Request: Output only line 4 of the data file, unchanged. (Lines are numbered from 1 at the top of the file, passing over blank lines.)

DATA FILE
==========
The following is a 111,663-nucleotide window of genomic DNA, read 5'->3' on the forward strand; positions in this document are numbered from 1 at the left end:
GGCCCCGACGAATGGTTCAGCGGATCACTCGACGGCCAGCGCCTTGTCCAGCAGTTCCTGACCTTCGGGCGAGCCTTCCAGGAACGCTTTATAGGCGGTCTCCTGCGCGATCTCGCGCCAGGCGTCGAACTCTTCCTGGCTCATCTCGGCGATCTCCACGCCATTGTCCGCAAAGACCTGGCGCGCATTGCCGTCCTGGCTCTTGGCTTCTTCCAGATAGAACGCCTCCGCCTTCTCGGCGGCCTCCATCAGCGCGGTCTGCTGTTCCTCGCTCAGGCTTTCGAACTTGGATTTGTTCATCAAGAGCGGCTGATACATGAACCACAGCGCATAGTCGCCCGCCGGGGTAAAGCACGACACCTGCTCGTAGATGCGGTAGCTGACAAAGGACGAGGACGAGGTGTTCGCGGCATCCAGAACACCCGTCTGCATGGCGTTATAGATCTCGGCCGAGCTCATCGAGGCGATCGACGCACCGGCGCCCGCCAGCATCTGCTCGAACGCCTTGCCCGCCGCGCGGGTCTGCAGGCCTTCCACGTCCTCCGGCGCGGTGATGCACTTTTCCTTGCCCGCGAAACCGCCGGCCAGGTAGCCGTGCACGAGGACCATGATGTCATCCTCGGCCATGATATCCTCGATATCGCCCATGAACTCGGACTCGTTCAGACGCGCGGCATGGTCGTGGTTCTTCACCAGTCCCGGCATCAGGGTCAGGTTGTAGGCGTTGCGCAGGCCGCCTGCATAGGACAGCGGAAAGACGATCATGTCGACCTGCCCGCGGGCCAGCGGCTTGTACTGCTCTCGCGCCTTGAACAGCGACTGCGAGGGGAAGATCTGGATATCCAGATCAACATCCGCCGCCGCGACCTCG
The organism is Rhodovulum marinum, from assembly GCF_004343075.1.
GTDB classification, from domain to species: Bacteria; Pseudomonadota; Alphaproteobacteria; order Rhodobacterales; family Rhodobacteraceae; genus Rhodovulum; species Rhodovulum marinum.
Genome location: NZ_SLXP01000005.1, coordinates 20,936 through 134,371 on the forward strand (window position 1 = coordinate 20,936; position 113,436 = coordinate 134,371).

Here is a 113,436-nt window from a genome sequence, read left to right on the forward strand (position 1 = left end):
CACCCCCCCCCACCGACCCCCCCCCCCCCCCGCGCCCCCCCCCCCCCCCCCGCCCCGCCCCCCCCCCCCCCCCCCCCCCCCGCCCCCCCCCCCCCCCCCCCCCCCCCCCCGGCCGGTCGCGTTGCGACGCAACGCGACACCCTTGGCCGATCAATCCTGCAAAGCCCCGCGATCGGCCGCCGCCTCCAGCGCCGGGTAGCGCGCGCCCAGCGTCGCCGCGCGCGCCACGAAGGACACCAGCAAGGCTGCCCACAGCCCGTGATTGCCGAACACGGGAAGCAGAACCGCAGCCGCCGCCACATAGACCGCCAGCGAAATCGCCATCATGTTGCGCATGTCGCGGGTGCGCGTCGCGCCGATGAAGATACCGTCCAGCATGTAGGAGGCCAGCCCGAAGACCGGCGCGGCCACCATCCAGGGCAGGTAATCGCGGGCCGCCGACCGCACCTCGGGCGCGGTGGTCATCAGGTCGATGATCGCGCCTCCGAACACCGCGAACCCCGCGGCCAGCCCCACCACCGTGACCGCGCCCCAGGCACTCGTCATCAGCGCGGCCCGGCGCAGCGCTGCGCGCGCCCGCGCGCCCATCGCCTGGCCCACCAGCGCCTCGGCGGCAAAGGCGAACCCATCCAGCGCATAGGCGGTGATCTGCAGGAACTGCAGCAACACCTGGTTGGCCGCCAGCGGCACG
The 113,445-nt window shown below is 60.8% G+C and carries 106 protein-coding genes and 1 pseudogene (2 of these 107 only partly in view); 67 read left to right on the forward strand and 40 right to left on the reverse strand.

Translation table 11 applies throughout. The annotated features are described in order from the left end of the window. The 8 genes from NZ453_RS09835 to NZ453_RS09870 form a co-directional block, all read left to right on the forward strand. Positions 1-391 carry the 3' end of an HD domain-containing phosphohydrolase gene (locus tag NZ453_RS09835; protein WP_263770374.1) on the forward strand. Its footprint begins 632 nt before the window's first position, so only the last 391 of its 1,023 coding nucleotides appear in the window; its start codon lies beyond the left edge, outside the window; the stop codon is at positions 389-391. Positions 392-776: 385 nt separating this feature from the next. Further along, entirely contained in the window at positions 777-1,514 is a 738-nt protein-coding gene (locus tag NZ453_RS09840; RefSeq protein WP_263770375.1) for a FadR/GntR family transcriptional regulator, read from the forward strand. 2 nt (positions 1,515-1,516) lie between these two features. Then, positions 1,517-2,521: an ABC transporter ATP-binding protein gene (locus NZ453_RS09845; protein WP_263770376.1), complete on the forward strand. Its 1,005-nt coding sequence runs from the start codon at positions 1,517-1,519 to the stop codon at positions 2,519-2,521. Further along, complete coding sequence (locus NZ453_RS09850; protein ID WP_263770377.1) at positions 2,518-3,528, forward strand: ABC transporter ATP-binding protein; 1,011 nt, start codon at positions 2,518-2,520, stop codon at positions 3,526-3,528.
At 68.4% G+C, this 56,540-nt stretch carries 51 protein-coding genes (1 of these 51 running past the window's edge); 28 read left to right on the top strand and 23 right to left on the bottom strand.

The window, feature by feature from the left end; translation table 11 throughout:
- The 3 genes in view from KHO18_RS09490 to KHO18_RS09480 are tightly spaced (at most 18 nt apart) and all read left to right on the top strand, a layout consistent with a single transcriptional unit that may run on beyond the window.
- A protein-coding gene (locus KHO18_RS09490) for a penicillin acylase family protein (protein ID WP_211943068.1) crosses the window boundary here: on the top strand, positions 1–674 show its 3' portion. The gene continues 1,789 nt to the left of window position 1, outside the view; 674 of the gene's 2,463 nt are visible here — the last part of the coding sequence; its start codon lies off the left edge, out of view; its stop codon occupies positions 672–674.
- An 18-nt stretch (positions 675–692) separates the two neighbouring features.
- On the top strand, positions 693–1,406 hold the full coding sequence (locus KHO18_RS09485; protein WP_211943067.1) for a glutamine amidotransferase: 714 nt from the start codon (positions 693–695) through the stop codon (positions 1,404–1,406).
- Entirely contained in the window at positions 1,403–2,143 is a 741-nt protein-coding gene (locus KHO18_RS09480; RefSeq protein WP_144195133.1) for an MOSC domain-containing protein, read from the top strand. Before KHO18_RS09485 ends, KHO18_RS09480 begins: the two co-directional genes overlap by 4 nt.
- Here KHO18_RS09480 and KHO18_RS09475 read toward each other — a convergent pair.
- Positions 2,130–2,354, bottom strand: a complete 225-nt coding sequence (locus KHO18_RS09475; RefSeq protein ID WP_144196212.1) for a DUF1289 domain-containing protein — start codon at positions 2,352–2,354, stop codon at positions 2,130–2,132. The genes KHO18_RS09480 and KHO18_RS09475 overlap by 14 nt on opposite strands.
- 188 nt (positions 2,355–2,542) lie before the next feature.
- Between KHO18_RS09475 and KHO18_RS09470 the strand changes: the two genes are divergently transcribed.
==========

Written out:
GTDB classification, from domain to species: Bacteria; Pseudomonadota; Alphaproteobacteria; order Rhodobacterales; family Rhodobacteraceae; genus Rhodovulum; species Rhodovulum marinum.